Tom Moss, head of Razer’s mobile division, believes that there is a prosperous future in the gaming future with mobile.
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That’s right folks. Yet again, Atari is staging a comeback into the gaming world. In their heyday, Atari were the number one brand – pumping out awesome arcade games. Many of us are old enough to remember hours and hours of our misspent youth in arcades desperately trying to creep up the Asteroids leaderboard or dodging pixelated assailants in Centipede. Or perhaps you were lucky enough to play these classic games on the Atari 2600, (which, incidentally, made it into the National Toy Hall of Fame in 2007), or perhaps you came to Atari retro gaming a little later, with the plug-n-play Atari Flashback consoles.
Regardless of when or how you first experienced the joys of retro Atari gaming, if you loved it, you’ll be super excited by the pending launch of the Atari Vault. 100 of the most popular Atari games are included in what Matthew Lambunka, a game producer for Atari, describes as a “virtual arcade”.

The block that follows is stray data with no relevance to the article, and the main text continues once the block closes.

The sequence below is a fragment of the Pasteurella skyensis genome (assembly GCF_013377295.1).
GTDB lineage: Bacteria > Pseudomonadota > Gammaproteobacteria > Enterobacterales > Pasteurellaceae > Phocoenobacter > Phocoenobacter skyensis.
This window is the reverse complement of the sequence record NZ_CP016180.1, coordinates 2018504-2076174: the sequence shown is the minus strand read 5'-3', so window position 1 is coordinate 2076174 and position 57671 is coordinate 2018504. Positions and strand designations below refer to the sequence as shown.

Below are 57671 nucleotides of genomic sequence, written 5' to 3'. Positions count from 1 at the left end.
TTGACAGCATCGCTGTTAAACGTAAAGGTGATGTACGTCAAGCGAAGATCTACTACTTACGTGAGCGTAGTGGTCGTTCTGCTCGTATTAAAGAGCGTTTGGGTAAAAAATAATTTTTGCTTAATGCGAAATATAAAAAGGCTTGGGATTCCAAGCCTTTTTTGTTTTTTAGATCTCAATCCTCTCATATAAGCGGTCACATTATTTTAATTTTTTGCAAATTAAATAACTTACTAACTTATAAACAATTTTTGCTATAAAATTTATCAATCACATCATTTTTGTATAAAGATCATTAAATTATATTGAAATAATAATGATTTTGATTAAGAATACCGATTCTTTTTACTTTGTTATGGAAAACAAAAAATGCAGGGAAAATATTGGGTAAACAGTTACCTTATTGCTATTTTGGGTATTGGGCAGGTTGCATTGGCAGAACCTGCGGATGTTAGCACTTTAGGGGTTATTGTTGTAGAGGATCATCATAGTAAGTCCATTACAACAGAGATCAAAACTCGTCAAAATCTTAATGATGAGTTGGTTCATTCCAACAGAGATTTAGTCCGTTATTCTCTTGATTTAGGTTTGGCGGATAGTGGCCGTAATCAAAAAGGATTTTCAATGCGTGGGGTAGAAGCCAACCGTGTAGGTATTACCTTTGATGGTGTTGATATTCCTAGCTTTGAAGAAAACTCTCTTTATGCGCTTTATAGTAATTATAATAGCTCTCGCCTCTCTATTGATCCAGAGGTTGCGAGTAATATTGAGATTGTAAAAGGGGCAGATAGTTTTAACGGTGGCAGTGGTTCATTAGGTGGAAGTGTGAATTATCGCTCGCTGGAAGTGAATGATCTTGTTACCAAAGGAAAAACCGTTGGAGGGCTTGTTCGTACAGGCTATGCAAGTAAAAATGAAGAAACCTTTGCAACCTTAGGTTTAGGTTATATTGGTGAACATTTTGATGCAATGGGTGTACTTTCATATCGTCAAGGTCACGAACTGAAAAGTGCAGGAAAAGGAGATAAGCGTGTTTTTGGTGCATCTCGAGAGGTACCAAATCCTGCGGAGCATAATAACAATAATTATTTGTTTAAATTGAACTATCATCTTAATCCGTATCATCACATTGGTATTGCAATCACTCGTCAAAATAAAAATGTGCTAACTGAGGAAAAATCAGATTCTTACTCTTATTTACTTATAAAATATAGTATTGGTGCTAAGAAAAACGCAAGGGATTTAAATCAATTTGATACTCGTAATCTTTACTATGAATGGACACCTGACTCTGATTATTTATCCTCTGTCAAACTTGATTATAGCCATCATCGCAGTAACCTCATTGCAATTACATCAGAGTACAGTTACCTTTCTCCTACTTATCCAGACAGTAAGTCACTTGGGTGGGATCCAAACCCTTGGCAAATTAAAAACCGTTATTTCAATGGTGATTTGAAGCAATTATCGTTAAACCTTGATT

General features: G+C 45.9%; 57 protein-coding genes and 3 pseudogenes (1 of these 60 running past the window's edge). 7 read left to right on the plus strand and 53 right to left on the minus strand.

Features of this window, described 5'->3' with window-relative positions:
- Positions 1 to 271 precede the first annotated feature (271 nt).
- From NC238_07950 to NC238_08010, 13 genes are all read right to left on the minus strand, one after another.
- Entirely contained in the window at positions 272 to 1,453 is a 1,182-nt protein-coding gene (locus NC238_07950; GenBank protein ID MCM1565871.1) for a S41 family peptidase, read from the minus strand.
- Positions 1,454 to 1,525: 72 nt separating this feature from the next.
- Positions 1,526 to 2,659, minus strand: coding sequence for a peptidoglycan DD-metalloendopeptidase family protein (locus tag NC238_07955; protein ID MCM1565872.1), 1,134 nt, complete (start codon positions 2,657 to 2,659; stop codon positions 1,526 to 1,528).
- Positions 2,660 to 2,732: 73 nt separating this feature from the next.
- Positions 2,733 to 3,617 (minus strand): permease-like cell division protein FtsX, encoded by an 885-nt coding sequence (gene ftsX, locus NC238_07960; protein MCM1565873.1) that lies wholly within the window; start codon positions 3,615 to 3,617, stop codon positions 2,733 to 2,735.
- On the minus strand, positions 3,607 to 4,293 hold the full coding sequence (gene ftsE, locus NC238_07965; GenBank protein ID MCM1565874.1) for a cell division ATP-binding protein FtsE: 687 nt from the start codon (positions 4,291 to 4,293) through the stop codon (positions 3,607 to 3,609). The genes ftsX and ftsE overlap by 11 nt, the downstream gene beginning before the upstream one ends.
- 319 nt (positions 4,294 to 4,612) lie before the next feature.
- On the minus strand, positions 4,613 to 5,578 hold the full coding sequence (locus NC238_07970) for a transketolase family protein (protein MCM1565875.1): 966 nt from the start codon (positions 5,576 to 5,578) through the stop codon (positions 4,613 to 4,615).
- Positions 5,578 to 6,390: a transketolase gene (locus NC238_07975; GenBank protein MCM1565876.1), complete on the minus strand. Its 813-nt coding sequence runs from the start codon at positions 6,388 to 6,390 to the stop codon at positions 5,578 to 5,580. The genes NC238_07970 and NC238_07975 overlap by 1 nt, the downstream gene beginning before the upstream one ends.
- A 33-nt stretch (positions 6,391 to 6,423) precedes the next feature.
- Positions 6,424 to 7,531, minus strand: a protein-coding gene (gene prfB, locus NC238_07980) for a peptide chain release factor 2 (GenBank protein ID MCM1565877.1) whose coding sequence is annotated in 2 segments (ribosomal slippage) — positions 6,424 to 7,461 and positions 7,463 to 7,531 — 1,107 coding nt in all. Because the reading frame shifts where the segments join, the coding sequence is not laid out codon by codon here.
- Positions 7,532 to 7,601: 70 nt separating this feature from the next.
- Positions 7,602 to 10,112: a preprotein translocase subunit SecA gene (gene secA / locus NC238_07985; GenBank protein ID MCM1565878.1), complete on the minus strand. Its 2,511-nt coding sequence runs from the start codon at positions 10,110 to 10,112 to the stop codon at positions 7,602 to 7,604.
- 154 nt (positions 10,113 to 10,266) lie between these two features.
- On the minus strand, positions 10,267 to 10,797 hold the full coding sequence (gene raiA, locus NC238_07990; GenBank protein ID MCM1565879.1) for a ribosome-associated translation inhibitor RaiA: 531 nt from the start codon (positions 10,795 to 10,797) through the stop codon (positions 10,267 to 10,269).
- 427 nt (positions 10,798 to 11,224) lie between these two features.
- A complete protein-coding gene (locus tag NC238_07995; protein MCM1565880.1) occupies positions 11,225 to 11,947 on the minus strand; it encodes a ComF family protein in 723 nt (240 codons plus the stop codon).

He promises obsessive attention to detail with Atari Vault, with exact digital replicas of, for example, the original Pong cabinet from the ’70s, rendered in three dimensions. This zealous attention to detail and true-to-its-roots attitude is what makes Atari Vault so far superior to the previous Atari Greatest Hits releases.
The planned 100 games are set to be the definitive modern editions, oozing with nostalgic history but supercharged with the inclusion of cutting edge technology, including Unity 5 emulation framework. But the ROMs, Lambunka tells us, are the same ones as the originals from 40 years ago.
So, the aspect ratio perfectly preserved, you get the artwork from the original cabinets flanking left and right, and in the center, your gameplay area. Yes, you can play with a joystick, if you want a truly retro experience, or you can play with a modern gamepad or – if you love all things Steam, you can use a Steam controller. These last two options give you more precise control than clunky joysticks ever could – but they do take something away from the retro feel. So it entirely depends on your preferences.
To complete the old-school feel, many games include the original menu overlays, along with original box artwork, promotional materials, and game manuals. You also have access to many of the original arcade cabinet settings – like difficulty, session duration, and speed. For ease of use, with the Steam controller, you’ll also get game-specific profiles.
We don’t have a definitive release date for you yet – possibly Spring for most of us, and Autumn for those in Australia.